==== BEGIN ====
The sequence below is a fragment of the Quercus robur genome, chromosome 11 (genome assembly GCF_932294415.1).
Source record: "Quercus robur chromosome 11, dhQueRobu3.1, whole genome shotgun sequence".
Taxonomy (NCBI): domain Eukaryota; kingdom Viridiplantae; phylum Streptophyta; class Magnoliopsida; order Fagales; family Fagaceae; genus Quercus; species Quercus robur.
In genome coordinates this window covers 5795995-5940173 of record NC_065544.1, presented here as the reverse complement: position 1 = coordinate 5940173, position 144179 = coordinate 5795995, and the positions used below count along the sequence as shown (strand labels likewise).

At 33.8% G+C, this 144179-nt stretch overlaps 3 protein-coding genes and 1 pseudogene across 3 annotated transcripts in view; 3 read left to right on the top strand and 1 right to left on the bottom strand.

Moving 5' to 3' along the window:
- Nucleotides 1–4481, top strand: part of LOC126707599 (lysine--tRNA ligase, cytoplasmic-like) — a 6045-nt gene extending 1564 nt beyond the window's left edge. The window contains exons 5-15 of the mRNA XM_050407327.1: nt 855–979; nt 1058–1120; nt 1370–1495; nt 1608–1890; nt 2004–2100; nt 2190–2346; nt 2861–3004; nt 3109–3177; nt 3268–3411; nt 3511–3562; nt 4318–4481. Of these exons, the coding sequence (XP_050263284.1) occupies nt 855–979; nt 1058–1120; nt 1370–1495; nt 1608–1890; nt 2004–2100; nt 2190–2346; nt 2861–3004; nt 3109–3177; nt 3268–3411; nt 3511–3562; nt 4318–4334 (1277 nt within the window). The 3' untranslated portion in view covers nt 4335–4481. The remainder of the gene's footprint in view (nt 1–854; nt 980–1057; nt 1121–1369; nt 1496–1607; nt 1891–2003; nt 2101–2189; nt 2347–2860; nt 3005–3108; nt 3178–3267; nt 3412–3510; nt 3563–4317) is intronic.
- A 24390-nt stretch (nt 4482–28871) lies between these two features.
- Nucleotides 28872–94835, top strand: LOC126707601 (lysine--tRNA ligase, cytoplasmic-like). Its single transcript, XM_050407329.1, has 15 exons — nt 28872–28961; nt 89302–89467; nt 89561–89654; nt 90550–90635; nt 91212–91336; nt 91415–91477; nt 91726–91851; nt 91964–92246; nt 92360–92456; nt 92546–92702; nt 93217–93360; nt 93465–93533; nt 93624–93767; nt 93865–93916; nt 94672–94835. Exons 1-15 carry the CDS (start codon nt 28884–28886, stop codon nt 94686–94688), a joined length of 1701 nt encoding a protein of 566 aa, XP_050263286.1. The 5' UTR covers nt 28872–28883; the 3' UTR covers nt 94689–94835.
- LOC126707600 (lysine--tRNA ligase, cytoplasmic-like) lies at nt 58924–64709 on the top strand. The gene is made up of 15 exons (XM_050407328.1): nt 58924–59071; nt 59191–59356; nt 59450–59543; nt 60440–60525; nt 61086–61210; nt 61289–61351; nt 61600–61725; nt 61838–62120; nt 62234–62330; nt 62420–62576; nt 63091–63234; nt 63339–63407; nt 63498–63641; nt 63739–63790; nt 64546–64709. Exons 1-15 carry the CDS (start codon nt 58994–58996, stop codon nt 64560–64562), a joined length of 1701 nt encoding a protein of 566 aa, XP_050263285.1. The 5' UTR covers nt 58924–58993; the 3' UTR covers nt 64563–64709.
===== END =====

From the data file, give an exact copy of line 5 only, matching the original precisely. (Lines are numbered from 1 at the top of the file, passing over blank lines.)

At 33.8% G+C, this 144179-nt stretch overlaps 3 protein-coding genes and 1 pseudogene across 3 annotated transcripts in view; 3 read left to right on the top strand and 1 right to left on the bottom strand.